Monthly Archives: June 2014

Broadening the record and expanding the archives

Kirsten Wright The concept of “the record” is core archival theory and archival methods. In looking at reinventing archival methods, we must ask whether the traditional notion of the record is still applicable and how the record connects and links … Continue reading

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Email – a bellwether records system

Andrew Waugh A bellwether is a sheep with a bell around its neck. Since sheep flock together, the shepherd could track the movement of the flock by the sound of the bell on the bellwether. In a similar way, I … Continue reading

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Indigenous Records: connecting, critiquing and diversifying collections

Kirsten Thorpe The management of Indigenous records and collections presents challenges to traditional archival methods and practice. Indigenous issues relating to the management of archives are important questions that should be discussed and considered broadly by the profession. In this … Continue reading

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Reinventing the Concept of the State Archival Fond in China

Xiaomi An, Hepu Deng, Bin Zhang A fond is the aggregation of records originated from the same source. Traditionally the concept of the state archival fond is usually referred to the aggregation of historical records with the state ownership. [i] Over the … Continue reading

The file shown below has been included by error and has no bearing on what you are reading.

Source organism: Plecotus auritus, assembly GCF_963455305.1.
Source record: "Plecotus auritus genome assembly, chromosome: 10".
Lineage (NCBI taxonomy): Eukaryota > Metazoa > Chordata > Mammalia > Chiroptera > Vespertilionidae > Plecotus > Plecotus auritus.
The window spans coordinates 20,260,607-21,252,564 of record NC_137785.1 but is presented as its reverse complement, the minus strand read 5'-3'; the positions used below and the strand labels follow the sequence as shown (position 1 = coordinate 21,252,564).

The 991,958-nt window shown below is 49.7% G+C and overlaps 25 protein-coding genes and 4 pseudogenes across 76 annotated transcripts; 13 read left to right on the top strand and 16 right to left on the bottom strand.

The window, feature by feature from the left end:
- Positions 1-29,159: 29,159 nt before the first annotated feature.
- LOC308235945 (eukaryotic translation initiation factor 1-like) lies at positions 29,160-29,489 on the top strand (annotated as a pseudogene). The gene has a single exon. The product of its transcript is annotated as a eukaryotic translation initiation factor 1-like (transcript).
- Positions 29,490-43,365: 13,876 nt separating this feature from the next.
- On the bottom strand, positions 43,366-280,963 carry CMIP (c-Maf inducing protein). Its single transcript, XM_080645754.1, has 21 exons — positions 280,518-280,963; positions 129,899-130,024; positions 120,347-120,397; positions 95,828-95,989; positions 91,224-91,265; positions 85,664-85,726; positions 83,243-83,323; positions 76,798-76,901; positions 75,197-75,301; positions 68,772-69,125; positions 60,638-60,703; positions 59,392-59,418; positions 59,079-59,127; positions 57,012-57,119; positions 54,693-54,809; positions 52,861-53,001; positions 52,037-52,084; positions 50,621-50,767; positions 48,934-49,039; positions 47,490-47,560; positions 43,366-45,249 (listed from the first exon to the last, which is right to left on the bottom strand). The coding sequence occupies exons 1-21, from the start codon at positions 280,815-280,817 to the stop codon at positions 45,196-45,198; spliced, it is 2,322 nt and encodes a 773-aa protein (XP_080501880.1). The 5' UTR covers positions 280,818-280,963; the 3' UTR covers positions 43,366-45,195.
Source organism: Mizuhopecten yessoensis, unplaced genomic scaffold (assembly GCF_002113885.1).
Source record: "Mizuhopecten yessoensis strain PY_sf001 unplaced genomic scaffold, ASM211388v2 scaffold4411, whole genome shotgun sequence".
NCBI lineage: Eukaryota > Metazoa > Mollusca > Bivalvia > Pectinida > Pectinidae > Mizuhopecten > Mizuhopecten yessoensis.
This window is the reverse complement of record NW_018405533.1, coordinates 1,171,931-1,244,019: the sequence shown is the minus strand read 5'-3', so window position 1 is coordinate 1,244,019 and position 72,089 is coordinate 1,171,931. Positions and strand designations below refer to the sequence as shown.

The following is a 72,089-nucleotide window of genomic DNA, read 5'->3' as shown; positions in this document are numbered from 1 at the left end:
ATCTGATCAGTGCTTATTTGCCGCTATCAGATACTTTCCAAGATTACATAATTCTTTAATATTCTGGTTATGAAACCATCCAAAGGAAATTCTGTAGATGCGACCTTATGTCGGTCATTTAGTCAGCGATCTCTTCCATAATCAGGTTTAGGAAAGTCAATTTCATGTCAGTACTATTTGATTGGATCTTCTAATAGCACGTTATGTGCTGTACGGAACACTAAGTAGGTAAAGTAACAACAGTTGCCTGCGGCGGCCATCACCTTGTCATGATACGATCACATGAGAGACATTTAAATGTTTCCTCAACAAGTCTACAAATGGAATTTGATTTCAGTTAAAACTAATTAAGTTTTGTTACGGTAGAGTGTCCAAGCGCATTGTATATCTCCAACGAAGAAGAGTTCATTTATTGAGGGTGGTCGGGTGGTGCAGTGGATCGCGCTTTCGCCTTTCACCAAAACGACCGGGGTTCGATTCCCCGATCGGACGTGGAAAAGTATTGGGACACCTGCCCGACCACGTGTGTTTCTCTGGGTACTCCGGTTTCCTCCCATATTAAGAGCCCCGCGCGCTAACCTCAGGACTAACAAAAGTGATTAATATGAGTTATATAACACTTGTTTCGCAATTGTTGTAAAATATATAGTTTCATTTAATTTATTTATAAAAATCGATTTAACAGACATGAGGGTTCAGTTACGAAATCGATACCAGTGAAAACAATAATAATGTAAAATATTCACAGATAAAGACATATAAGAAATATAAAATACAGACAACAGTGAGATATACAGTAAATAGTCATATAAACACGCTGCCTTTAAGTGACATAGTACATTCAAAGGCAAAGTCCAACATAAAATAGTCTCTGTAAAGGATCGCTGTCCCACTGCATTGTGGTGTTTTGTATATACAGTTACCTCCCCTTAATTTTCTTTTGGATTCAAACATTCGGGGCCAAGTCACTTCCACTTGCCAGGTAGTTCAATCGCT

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Archives as multifaceted narratives: Linking the “touchstones”[1] of community memory.

Belinda Battley, Elizabeth Daniels and Gregory Rolan Records can help communities to construct and preserve their collective memory, in support of community values, survival and protection of rights. Records can be considered evidence[2] – not simply in the legal sense … Continue reading

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From reactive to proactive appraisal

Nicole Convery The records continuum made waves in Britain in the early 2000s and was variously hailed as a long needed theoretical framework for electronic information management or rejected as an abstract model that has little relevance for recordkeeping processes. … Continue reading

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A Sea of Kites: Pushing access to archives with progressive enhancement

Luke Bacon Open access to archives enriches our knowledge of human society, promotes democracy, protects citizens’ rights and enhances the quality of life. —UNESCO Universal Declaration on Archives Access to information is about power. Accessibility describes an evolving power relationship … Continue reading

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Reinventing Archival Methods: Am I part of the problem or part of the solution?

Mark Crookston I try to be a good archivist. I’m driven by the want to make the information system robust and efficient enough to support good governance; to enable communities (whomever they are) to have access to documentation to support … Continue reading

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Eternity Revisited: In pursuit of a national documentation strategy and a national archival system

Adrian Cunningham[1] As I sit down to write this thought piece in January 2014 our Canadian colleagues are preparing for a Canadian Archives Summit with the enviable title ‘Towards a New Blueprint for Canada’s Recorded Memory’. To me the most … Continue reading

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